Chinese Admiral Warns of 'Disaster' for US Patrols in South China Sea

Chinese navy commander Admiral Wu Shengli noted the importance both sides place on military-to-military relations and maritime security in opening talks yesterday at navy headquarters in Beijing, but he ignored last week's worldwide tribunal ruling against Beijing's claim to ownership of virtually all the sea.

China has refused to recognize last week's ruling by an arbitration court in the Hague invalidating China's vast claims in the South China Sea and did not take part in the proceedings.

China has boycotted the arbitration and said it would ignore the ruling but some observers say the verdict could prompt Beijing to start reclaiming land and building facilities on Scarborough Shoal, a South China Sea outcrop also claimed by the Philippines.

A protester from a local pro-China party chants slogans against the United States supporting an worldwide court ruling that denied China's claims to the South China Sea, outside U.S. Consulate in Hong Kong, China July 14, 2016.

The announcement of the drills came in the middle of a three-day visit to China by the U.S. Navy's top admiral, Chief of Naval Operations Adm. The area off the east coast of China's island province of Hainan will host military exercises, the administration said on its website, adding that entrance was "prohibited".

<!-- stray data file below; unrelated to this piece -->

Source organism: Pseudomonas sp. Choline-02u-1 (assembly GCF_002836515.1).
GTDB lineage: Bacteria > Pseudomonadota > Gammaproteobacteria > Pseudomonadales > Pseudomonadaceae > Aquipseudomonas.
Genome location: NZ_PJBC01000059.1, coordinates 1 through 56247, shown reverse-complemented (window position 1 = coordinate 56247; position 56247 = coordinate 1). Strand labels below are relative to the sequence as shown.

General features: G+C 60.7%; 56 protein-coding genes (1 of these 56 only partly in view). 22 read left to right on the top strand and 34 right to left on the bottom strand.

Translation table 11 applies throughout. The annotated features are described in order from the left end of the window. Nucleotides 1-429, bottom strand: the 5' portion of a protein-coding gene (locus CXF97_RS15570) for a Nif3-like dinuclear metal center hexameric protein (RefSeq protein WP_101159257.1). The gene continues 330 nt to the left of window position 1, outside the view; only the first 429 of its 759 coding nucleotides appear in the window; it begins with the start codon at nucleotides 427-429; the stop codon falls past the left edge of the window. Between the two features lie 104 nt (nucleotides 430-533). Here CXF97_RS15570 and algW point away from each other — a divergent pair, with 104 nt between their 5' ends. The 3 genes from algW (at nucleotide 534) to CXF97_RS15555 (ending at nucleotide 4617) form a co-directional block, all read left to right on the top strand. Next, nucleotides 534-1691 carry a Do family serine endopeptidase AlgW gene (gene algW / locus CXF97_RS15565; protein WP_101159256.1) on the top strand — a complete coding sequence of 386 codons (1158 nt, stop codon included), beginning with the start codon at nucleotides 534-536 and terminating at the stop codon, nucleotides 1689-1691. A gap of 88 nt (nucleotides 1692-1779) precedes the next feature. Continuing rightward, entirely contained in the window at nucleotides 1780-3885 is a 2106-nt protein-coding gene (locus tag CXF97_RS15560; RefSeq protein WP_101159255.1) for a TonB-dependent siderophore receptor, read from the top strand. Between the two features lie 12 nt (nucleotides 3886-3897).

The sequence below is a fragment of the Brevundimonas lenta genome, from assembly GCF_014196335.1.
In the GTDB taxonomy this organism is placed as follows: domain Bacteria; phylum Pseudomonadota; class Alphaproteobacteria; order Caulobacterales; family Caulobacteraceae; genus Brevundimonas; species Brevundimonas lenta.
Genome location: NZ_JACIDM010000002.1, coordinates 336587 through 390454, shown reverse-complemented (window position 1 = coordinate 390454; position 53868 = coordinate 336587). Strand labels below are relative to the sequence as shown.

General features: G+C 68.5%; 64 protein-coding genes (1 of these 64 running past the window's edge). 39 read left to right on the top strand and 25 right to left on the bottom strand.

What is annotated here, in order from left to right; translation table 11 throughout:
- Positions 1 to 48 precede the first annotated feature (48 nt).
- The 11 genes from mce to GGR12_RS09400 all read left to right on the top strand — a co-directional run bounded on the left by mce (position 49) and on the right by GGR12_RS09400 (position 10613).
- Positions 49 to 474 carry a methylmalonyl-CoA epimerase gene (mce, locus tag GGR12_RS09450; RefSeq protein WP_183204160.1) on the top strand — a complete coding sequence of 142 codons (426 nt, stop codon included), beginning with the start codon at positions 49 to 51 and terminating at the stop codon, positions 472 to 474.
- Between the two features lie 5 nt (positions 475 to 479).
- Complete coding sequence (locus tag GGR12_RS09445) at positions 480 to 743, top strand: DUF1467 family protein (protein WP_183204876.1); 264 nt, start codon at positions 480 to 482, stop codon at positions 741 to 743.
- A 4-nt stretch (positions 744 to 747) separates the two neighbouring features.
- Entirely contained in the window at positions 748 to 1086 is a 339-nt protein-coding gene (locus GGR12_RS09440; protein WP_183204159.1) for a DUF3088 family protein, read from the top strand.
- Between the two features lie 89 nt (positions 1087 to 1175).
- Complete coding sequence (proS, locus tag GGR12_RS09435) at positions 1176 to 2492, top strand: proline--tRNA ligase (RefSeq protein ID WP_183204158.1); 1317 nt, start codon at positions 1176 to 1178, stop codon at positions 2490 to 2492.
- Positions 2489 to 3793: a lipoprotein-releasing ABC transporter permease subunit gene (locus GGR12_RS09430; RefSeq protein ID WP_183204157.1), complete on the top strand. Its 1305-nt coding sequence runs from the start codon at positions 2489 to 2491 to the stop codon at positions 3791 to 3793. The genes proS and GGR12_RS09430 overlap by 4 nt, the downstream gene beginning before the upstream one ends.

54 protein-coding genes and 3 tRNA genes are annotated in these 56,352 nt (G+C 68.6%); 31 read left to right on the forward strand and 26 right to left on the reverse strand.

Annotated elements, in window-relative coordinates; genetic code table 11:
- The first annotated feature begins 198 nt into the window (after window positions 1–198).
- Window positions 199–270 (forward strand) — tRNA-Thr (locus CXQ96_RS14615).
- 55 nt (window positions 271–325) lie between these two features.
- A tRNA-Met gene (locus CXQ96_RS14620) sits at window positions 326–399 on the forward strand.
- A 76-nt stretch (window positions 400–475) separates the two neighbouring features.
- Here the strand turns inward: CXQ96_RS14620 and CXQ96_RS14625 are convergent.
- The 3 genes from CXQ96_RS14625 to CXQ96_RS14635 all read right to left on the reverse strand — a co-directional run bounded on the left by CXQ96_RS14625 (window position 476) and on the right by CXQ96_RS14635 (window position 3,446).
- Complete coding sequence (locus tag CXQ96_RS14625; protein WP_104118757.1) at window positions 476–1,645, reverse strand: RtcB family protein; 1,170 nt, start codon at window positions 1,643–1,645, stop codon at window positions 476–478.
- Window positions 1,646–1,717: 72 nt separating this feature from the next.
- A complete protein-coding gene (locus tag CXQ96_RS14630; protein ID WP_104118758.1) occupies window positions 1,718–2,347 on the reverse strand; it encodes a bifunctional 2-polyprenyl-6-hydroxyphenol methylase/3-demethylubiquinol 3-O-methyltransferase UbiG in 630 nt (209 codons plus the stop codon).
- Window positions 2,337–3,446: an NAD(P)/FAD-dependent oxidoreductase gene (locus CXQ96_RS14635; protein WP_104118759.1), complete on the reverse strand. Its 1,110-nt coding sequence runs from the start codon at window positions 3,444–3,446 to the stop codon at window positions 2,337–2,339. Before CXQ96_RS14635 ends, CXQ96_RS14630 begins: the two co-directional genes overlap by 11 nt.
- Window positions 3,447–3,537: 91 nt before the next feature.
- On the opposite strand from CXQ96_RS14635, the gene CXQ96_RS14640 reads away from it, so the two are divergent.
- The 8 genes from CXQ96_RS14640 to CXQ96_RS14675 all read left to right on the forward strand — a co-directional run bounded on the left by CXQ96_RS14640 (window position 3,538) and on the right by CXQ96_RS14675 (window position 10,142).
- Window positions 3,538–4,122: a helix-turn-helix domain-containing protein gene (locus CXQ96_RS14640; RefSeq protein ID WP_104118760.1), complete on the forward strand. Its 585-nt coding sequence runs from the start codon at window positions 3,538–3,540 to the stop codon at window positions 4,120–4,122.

In this undated photo released by Xinhua News Agency, a Chinese H-6K bomber patrols the islands and reefs in the South China Sea.

Washington has conducted so-called freedom of navigation operations approximately every three months near China's man-made islands in the South China Sea.

"It has not, whether in the past or now, and in the future there won't be a problem as long as nobody plays tricks", Sun Jianguo, deputy chief of the Joint Staff Department of the powerful Central Military Commission, was quoted as saying.

China says the dispute concerns worldwide law on territorial sovereignty and maritime delimitation rather than fishing resources and that the United Nations Convention on the Law of the Sea (Unclos), to which it and the Philippines are signatories, does not apply.

In a further show of defiance, Beijing followed the ruling by landing two civilian aircraft on new airstrips on disputed Mischief and Subi reefs and dispatched its coast guard to block a Philippine fishing boat from reaching a contested shoal.

China has repeatedly blamed the United States for stirring up trouble in the South China Sea, a strategic waterway through which more than US$5 trillion of trade moves annually.

But he also said China would never give up efforts to resolve the South China Sea dispute peacefully - despite the "many negative factors now" - through talks and negotiations, and also to manage risks through rules-based mechanisms.

China, on the other hand, says the opposite: talks are OK, but the ruling is not.

China has declared sovereignty over nearly all of the South China Sea, despite contested claims by Vietnam, the Philippines, Taiwan, and other island countries in the region, according to Russia Today.

Could the United States go to war with China over the South China Sea dispute?

"We hope that other countries will not take this opportunity to threaten China and (instead) work with China to protect the peace and stability of the South China Sea, and not let it become the origin of a war", he said.

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